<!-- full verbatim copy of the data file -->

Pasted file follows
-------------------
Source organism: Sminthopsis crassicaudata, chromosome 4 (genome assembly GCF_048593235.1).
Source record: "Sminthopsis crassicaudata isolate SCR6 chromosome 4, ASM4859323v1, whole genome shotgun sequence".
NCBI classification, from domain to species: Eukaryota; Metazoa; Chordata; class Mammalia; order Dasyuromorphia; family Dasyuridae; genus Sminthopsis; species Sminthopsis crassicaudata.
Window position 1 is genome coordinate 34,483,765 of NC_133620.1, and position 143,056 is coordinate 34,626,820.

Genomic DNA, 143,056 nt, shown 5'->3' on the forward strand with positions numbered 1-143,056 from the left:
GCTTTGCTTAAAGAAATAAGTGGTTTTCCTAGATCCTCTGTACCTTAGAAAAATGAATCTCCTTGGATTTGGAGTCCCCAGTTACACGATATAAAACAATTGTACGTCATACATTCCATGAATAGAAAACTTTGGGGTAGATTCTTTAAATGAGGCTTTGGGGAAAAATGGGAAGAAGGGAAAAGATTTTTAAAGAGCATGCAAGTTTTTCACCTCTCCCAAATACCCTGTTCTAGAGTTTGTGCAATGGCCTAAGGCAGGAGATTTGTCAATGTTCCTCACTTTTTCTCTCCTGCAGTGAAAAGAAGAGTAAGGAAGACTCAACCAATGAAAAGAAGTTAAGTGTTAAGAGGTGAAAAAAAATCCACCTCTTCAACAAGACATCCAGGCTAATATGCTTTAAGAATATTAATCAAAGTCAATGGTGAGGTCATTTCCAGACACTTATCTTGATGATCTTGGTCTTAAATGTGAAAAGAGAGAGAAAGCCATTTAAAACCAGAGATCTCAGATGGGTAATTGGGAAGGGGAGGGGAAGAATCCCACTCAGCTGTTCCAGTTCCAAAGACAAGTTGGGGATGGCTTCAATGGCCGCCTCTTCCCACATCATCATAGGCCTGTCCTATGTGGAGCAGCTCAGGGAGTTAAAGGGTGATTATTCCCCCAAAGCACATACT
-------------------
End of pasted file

Source organism: Sminthopsis crassicaudata, chromosome 4 (genome assembly GCF_048593235.1).
Source record: "Sminthopsis crassicaudata isolate SCR6 chromosome 4, ASM4859323v1, whole genome shotgun sequence".
NCBI classification, from domain to species: Eukaryota; Metazoa; Chordata; class Mammalia; order Dasyuromorphia; family Dasyuridae; genus Sminthopsis; species Sminthopsis crassicaudata.
Window position 1 is genome coordinate 34,483,765 of NC_133620.1, and position 143,056 is coordinate 34,626,820.

Genomic DNA, 143,056 nt, shown 5'->3' on the forward strand with positions numbered 1-143,056 from the left:
GCTTTGCTTAAAGAAATAAGTGGTTTTCCTAGATCCTCTGTACCTTAGAAAAATGAATCTCCTTGGATTTGGAGTCCCCAGTTACACGATATAAAACAATTGTACGTCATACATTCCATGAATAGAAAACTTTGGGGTAGATTCTTTAAATGAGGCTTTGGGGAAAAATGGGAAGAAGGGAAAAGATTTTTAAAGAGCATGCAAGTTTTTCACCTCTCCCAAATACCCTGTTCTAGAGTTTGTGCAATGGCCTAAGGCAGGAGATTTGTCAATGTTCCTCACTTTTTCTCTCCTGCAGTGAAAAGAAGAGTAAGGAAGACTCAACCAATGAAAAGAAGTTAAGTGTTAAGAGGTGAAAAAAAATCCACCTCTTCAACAAGACATCCAGGCTAATATGCTTTAAGAATATTAATCAAAGTCAATGGTGAGGTCATTTCCAGACACTTATCTTGATGATCTTGGTCTTAAATGTGAAAAGAGAGAGAAAGCCATTTAAAACCAGAGATCTCAGATGGGTAATTGGGAAGGGGAGGGGAAGAATCCCACTCAGCTGTTCCAGTTCCAAAGACAAGTTGGGGATGGCTTCAATGGCCGCCTCTTCCCACATCATCATAGGCCTGTCCTATGTGGAGCAGCTCAGGGAGTTAAAGGGTGATTATTCCCCCAAAGCACATACT